SMJ - Diversity Jurisdiction (28 U.S.C. 1332)
Nov 01, 2017 by Stealthy Joe

Rule

Federal courts have SMJ over matters involving litigants who are citizens of different states, countries, IF the amount in controversy is more than $75K. If the defendant can prove "to a legal certainty" that the plaintiff's claim does not exceed $75K, the action will be dismissed for lack of SMJ.
*a green card holder living in VA and a VA citizen are NOT diverse
*There must be COMPLETE diversity. If any defendant is from the same state as any plaintiff, there is no longer diversity (except for class action lawsuits with over 100 people and $5 million in controversy, which requires only minimal diversity)
*Diversity must exist at time of filing
*Domicile requires some form of physical presence (e.g. living there or owning property there) + intent to live there indefinitely. E.g. if a resident of Virginia takes a longterm work assignment in Maryland but still owns a house in VA and intends to remain in VA indefinitely, he is still domiciled in VA.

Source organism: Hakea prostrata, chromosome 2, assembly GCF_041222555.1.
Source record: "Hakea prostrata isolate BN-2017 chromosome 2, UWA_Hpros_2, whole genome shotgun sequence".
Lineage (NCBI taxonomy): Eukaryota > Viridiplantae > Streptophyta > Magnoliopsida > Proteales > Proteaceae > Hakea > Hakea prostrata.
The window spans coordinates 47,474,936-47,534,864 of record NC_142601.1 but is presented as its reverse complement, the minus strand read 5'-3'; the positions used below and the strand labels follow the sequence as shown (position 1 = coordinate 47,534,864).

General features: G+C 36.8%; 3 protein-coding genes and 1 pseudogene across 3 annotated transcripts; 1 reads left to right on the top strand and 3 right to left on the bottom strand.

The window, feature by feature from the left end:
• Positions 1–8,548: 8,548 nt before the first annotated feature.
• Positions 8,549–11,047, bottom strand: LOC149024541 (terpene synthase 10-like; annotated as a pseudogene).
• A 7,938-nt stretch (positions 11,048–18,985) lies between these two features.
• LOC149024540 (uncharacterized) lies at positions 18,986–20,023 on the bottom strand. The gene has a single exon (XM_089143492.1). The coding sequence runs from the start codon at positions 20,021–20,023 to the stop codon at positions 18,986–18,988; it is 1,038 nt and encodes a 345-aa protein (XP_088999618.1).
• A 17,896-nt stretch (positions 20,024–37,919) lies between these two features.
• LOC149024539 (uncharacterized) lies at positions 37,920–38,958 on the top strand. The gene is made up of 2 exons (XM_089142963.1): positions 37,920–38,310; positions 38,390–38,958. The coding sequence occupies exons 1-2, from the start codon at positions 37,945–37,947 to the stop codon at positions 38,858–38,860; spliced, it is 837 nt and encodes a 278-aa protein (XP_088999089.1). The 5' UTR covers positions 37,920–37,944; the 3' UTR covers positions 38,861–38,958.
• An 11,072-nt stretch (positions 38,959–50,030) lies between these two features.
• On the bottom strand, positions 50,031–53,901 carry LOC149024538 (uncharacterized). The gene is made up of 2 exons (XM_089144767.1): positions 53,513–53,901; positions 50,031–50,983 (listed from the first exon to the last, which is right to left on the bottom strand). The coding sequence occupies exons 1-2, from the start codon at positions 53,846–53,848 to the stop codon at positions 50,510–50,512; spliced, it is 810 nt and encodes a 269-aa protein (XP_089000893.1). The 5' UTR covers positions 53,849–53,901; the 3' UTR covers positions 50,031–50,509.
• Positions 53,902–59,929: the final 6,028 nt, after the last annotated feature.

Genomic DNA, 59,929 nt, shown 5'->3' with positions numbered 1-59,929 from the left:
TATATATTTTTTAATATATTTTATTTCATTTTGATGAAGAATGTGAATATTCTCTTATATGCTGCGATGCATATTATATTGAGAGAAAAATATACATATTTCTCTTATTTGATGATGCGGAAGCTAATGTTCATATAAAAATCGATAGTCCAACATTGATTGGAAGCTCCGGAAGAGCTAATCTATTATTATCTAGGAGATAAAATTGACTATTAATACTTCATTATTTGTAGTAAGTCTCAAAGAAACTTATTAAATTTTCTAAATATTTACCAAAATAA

*a corporation is a citizen of BOTH where it is incorporated, and where it has its principal place of business ("nerve center" where executives coordinate the activities). If it shares any one of these with another, there is no diversity
*In cases of estate planning, probate, divorce, child custody, and family law, federal courts decline jurisdiction and defer to state courts (even if there is complete diversity)

Analysis and Discussion

Under the majority rule, the amount in controversy is based on what the plaintiff is asking for (known as "the plaintiff's viewpoint" rule). The minority rule instead calculates it either on the amount sought by plaintiff, or based on the consequences resulting from litigation ("either viewpoint" rule)

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